New research group on the deformation of structures and infrastructure

Roads, bridges and dams age. How long can such structures still bear the weight? The new research group “Deformation Analysis with Terrestrial Laser Scanner Measurements (TLS-Defo)” at the University of Bonn wants to make a step forward in answering these questions. The German Research Foundation (DFG) will fund the group with around 2.4 million euros over the next four years.

A new look at the power houses of cells

The German Research Foundation (DFG) is establishing a new priority program coordinated by the University of Bonn. Prof. Dr. Thomas Becker from the Institute of Biochemistry and Molecular Biology and his colleagues are focusing their attention on how the power houses of the cell (mitochondria) are integrated into the cellular proteostasis network. Proteostasis stands for the basic cell biological processes such as the folding, transport and degradation of proteins. A deeper insight into the interplay of mitochondria and proteostasis network may contribute to better understanding of neurodegenerative diseases and aging processes. The DFG is funding the supraregional network with around 7.8 million euros for an initial period of three years.

How plants adapt to nitrogen deficiency

Nitrogen as a fertilizer can increase yields. However, too much nitrogen can also have negative effects, such as groundwater pollution, high energy consumption in fertilizer production and the generation of climate-relevant gases. Science is therefore looking for ways to help crops thrive with less nitrogen. Researchers at the University of Bonn have discovered gene variants of the nitrate sensor NPF2.12 that trigger a signal cascade chain at low soil nitrogen levels. This induces stronger root growth, resulting in improved nitrogen utilization. The study had already been published online in advance in "New Phytologist." The final version has now been published.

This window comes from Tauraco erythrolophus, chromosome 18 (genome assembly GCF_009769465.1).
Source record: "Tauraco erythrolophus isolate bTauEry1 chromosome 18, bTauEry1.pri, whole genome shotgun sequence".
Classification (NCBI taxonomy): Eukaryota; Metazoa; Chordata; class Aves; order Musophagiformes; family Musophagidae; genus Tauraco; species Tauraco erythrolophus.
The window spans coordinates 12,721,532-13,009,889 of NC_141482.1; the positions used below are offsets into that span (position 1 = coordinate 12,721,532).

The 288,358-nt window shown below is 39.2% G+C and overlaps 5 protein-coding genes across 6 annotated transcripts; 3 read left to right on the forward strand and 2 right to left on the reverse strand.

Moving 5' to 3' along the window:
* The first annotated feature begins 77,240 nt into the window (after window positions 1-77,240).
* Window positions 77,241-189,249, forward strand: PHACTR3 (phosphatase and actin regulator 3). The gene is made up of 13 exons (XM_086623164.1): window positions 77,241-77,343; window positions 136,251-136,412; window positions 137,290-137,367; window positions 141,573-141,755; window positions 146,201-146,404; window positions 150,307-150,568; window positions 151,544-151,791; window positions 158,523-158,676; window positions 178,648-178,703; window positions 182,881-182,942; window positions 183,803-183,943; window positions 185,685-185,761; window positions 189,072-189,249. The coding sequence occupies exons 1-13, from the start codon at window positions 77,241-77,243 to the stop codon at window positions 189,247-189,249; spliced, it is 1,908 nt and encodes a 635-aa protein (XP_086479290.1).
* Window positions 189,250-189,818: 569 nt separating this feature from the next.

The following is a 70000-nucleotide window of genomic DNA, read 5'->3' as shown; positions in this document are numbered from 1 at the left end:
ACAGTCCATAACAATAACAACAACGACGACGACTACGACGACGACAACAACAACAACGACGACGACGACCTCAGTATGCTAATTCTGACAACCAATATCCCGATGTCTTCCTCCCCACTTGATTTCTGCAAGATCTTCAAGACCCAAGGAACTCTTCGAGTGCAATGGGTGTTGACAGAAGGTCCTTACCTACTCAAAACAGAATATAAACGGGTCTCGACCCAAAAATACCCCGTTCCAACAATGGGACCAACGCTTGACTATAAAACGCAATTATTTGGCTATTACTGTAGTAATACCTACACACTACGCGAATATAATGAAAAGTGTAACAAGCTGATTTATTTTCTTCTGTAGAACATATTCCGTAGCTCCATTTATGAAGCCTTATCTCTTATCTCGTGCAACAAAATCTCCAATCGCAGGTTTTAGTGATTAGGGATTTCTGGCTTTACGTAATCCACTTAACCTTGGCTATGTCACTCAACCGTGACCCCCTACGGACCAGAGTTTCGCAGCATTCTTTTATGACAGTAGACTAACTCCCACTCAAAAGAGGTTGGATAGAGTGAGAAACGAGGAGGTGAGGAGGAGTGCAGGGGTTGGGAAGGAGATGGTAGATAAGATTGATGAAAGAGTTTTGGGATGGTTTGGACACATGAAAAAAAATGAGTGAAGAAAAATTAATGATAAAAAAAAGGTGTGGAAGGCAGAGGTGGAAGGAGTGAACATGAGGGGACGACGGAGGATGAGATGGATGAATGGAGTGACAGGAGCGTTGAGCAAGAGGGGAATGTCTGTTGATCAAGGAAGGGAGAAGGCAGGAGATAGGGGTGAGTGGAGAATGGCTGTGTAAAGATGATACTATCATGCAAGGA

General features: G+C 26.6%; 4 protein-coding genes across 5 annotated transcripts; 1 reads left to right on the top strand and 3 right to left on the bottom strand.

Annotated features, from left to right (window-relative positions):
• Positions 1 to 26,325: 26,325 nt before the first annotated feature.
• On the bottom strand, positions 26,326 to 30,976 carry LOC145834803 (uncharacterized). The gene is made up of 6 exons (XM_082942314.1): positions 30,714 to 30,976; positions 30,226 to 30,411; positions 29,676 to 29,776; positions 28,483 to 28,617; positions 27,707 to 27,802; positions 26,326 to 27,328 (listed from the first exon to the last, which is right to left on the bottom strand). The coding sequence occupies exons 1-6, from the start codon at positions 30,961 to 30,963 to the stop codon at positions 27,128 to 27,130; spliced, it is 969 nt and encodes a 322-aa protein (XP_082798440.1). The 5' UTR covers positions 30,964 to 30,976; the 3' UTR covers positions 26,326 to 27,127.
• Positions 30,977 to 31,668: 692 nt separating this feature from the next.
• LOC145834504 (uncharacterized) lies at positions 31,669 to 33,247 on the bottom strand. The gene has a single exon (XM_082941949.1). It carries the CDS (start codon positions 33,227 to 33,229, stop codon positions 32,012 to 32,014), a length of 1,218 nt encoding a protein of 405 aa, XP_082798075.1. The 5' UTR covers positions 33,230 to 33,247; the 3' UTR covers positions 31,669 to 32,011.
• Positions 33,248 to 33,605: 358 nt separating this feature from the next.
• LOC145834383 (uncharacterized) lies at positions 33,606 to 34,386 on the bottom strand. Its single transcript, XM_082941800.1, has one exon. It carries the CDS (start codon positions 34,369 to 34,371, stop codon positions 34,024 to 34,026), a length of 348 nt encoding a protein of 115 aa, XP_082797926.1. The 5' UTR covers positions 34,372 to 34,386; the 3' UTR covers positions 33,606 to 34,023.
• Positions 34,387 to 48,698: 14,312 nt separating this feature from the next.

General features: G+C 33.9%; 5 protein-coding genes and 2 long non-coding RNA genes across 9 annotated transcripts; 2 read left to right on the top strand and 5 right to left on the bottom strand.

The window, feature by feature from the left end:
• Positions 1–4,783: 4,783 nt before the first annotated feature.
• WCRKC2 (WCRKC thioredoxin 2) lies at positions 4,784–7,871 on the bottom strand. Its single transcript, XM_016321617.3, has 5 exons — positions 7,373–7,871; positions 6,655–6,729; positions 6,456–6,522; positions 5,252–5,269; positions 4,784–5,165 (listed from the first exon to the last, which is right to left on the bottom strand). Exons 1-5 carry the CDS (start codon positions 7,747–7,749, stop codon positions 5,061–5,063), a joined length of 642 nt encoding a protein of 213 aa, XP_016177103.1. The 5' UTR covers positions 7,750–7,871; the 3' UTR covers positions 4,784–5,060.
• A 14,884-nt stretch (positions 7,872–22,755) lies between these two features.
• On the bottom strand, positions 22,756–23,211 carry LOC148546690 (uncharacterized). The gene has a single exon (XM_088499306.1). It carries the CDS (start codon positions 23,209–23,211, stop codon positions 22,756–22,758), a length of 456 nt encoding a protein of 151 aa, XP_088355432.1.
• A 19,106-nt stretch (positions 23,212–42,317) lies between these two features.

All Key Players at One Table

The UN Water Conference, held at the United Nations headquarters in New York March 22-24, was attended by Prof. Dr. Mariele Evers, who is the UNESCO Chair for Human-Water Systems at the University of Bonn Department of Geography. Dr. Evers was there as a member of the German government delegation, joined by members and partners of the BonnWaterNetwork.


As communicated by the University of Bonn on Oct. 26, 2022, allegations of serious misconduct were made against a member of the University's Faculty of Law and Economics in social media.

The current employer of the person accused at the time announced today that an independent investigation had found no conduct corresponding to the allegations.

On the trail of the big questions of particle physics

In seeking an explanation to what holds the world together at its core, particle physicists face many unresolved mysteries. The matter and energy we know make up only five percent of the cosmos; but what is the remaining “dark matter” and “dark energy” made of? Why is there so much matter but so little antimatter in the universe? And why do the second most common known particles in the universe, called neutrinos, have such tiny masses? To answer these fundamental questions, the new Clausius Professor Jun.-Prof. Dr. Lena Funcke and her team are developing models beyond the Standard Model of particle physics and applying novel computational methods for calculating model predictions for future experiments. This will be a new research focus at the University of Bonn in the Transdisciplinary Research Area “Building Blocks of Matter and Fundamental Interactions” (TRA “Matter”).

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